Comparing Phil and James, Bright points out that “Phil is more of the gregarious type. He likes to sing, especially during our bus trips to and from the venue, while James is low key and quiet.”

Friendships forged with Phil, James and others

Not all of the national players were easy to deal with, acknowledges Bright, citing top goalkeeper Neil Etheridge as an example.

“In the early years, Neil and I would talk back at each other on Twitter,” he says. “Nagra-rant siya wala pa yong ticket, ganito ganyan. (He would rant about not having his ticket and this and that). In the end, however, we became close.

“When all these webcasts about the other Azkals in recalling Suzuki Cup semifinal success in 2010, I reminded him recently in our chats, ‘See how much of a diva you were before?’ He laughed and took it in stride.” 

Besides the Younghusbands and Etheridge, Bright says he forged friendships with most of the former national team members, such as midfielder Chieffy Caligdong, striker Ian Araneta and defenders Dennis Cagara and Jerry Lucena, who were both born in Denmark.

“In fact, it was Dennis who acted as my tour guide when I toured Europe some four or five years ago,” he said.

As for the coaches of the Azkals all over the years, Bright notes one of them has his own respective styles.

“Coaches Des and Simon McMenemy (who handled the Azkals in the 2010 Suzuki) had more or less the typical British outlook in coaching. German coach Michael Weiss, on the other hand, was a bit more loose. Kwela (cool). He was also close to our local players,” he remembers.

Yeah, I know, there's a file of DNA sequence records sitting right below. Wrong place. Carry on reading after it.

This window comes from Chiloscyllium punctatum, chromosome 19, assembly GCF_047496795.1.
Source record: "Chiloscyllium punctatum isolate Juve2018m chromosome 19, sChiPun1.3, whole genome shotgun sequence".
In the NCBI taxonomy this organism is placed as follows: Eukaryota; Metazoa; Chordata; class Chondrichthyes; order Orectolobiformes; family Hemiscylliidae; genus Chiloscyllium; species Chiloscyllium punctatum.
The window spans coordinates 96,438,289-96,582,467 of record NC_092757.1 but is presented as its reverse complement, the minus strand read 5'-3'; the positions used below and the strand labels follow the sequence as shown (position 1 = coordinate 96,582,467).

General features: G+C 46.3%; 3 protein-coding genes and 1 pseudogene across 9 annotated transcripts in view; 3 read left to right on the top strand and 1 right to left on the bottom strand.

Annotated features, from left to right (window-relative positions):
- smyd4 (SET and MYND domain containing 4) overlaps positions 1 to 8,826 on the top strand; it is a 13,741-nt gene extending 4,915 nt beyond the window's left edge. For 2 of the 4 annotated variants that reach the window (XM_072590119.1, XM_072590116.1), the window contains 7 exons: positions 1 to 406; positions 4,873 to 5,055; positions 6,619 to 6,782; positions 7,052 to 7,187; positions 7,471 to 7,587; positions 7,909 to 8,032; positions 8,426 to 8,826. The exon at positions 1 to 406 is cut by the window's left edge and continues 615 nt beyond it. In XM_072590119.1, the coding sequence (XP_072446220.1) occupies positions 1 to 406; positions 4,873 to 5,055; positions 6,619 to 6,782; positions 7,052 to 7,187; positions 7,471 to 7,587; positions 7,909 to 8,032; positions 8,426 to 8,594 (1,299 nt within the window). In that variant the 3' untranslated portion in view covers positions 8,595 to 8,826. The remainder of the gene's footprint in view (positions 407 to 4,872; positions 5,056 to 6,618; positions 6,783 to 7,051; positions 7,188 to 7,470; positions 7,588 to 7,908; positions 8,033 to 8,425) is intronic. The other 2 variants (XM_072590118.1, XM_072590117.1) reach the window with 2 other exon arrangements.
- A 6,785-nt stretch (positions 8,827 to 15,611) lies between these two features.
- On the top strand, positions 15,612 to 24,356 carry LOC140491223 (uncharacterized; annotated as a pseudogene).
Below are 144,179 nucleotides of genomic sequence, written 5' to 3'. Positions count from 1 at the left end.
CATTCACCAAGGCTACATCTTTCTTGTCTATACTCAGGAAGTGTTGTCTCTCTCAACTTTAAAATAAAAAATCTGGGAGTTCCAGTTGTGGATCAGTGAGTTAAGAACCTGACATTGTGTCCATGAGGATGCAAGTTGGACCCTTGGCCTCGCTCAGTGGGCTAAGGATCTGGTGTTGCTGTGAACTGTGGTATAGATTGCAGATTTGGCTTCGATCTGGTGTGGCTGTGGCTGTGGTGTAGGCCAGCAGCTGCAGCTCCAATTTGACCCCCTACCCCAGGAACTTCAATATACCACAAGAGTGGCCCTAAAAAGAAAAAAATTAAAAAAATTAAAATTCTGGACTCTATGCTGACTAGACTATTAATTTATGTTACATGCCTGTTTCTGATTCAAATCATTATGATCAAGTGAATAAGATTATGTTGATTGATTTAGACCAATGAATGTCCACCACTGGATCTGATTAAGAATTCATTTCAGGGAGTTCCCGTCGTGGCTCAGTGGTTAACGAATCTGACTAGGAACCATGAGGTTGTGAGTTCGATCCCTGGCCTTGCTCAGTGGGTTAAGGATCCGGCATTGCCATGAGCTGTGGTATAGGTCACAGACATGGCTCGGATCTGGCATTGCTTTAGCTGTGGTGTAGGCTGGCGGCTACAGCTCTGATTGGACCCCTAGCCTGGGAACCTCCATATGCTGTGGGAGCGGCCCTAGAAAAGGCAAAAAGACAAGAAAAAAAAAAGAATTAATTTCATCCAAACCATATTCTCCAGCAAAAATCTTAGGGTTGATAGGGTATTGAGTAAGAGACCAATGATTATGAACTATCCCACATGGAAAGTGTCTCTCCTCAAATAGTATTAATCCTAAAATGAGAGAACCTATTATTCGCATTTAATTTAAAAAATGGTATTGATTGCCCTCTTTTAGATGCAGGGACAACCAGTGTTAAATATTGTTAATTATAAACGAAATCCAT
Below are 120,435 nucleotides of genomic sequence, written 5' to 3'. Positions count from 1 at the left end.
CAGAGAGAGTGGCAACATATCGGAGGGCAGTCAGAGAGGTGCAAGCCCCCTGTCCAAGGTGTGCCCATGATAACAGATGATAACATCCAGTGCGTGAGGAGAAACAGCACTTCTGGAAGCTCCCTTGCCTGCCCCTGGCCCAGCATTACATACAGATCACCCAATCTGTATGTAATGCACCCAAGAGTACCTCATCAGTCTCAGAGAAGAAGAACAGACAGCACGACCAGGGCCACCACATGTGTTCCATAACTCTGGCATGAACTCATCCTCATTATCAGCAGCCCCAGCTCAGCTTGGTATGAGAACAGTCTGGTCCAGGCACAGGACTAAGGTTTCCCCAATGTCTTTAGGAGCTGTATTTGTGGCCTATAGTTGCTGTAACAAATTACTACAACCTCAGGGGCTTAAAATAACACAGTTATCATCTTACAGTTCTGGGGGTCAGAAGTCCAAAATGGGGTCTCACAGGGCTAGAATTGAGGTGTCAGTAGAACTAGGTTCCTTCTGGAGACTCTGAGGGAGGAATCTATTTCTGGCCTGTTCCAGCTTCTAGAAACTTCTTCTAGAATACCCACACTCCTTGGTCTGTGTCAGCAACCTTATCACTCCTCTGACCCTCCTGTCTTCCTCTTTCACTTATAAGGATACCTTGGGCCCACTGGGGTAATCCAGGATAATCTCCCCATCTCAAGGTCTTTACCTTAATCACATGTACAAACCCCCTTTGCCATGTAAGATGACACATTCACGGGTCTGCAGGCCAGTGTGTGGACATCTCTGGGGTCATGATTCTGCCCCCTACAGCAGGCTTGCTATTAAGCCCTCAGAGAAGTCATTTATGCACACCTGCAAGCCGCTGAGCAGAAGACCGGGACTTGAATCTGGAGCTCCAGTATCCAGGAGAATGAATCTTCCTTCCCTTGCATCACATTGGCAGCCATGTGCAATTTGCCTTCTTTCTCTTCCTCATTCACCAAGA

“On the other hand, coach Thomas Dooley was the disciplinarian of them all,” adds Bright of the two-time US World Cup team captain who steered the Azkals to qualifying for the 2019 Asian Cup in 2018.

Lasting impact on local football

While he has virtually seen all of the Azkals’ highs and lows, one memory that stands out is the national team’s ordeal in 2011 when they experienced not one but two earthquakes in separate countries in a span of a few days, according to the usually unflappable national team point man. 

“The first was while we were training in Gotemba, Japan, when the strong earthquake struck on March 11. We were all scared,” he says of the tsunami-causing temblor that claimed thousands of lives. “We were wondering how we would be able to get out and reach Tokyo. We were practically scrambling.”

Gratefully, Bright adds, they reached the Japanese capital after taking a different and longer route before heading out to Yangon, Myanmar to play in the AFC Challenge Cup qualifiers there.

Misfortune followed the Azkals to the old Burmese capital, which was also rocked by a strong earthquake on March 24, 2011, while the competition was going on. 

“Talagang nakakatakot. (It’s really scary) Experiencing two earthquakes in two weeks in different countries. Iba talaga yong nangyari sa amin. (What we experienced was truly extraordinary),” Bright reminisces.

But drifting back to the Younghusbands and their legacy to Philippine football, Bright has nothing but praises for both brothers, who retired one after the other. James hung up his jersey last June 27 while Phil called it a career in November 2019

“Even with the Younghubands gone, they will have a long and lasting impact on Philippine football. Lalo na sa mga bata (Especially the children),” Bright points out. “Mention the Azkals and their names almost always also comes up.

“A lot of local players who grew up and watched them play are mostly playing in the universities now.”

“They set a very good example for all. No vices, no scandals, no bad vibes,” Bright adds. “They are the icons of Philippine football.”